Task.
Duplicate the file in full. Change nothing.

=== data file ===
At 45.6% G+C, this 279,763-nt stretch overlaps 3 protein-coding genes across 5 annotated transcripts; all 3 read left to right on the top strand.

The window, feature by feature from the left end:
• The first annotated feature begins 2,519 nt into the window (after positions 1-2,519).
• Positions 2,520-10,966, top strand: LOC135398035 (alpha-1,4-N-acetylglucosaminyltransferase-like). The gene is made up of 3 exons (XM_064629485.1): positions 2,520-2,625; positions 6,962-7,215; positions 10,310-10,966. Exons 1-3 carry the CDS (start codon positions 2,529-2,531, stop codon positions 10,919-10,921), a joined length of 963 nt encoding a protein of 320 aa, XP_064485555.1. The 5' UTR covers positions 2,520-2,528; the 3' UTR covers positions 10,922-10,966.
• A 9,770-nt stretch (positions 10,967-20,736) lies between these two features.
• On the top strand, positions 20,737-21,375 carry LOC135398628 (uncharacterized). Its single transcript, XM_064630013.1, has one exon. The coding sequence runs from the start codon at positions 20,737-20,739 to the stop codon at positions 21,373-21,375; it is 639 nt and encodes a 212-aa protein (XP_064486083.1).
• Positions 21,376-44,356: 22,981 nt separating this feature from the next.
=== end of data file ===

At 45.6% G+C, this 279,763-nt stretch overlaps 3 protein-coding genes across 5 annotated transcripts; all 3 read left to right on the top strand.

The window, feature by feature from the left end:
• The first annotated feature begins 2,519 nt into the window (after positions 1-2,519).
• Positions 2,520-10,966, top strand: LOC135398035 (alpha-1,4-N-acetylglucosaminyltransferase-like). The gene is made up of 3 exons (XM_064629485.1): positions 2,520-2,625; positions 6,962-7,215; positions 10,310-10,966. Exons 1-3 carry the CDS (start codon positions 2,529-2,531, stop codon positions 10,919-10,921), a joined length of 963 nt encoding a protein of 320 aa, XP_064485555.1. The 5' UTR covers positions 2,520-2,528; the 3' UTR covers positions 10,922-10,966.
• A 9,770-nt stretch (positions 10,967-20,736) lies between these two features.
• On the top strand, positions 20,737-21,375 carry LOC135398628 (uncharacterized). Its single transcript, XM_064630013.1, has one exon. The coding sequence runs from the start codon at positions 20,737-20,739 to the stop codon at positions 21,373-21,375; it is 639 nt and encodes a 212-aa protein (XP_064486083.1).
• Positions 21,376-44,356: 22,981 nt separating this feature from the next.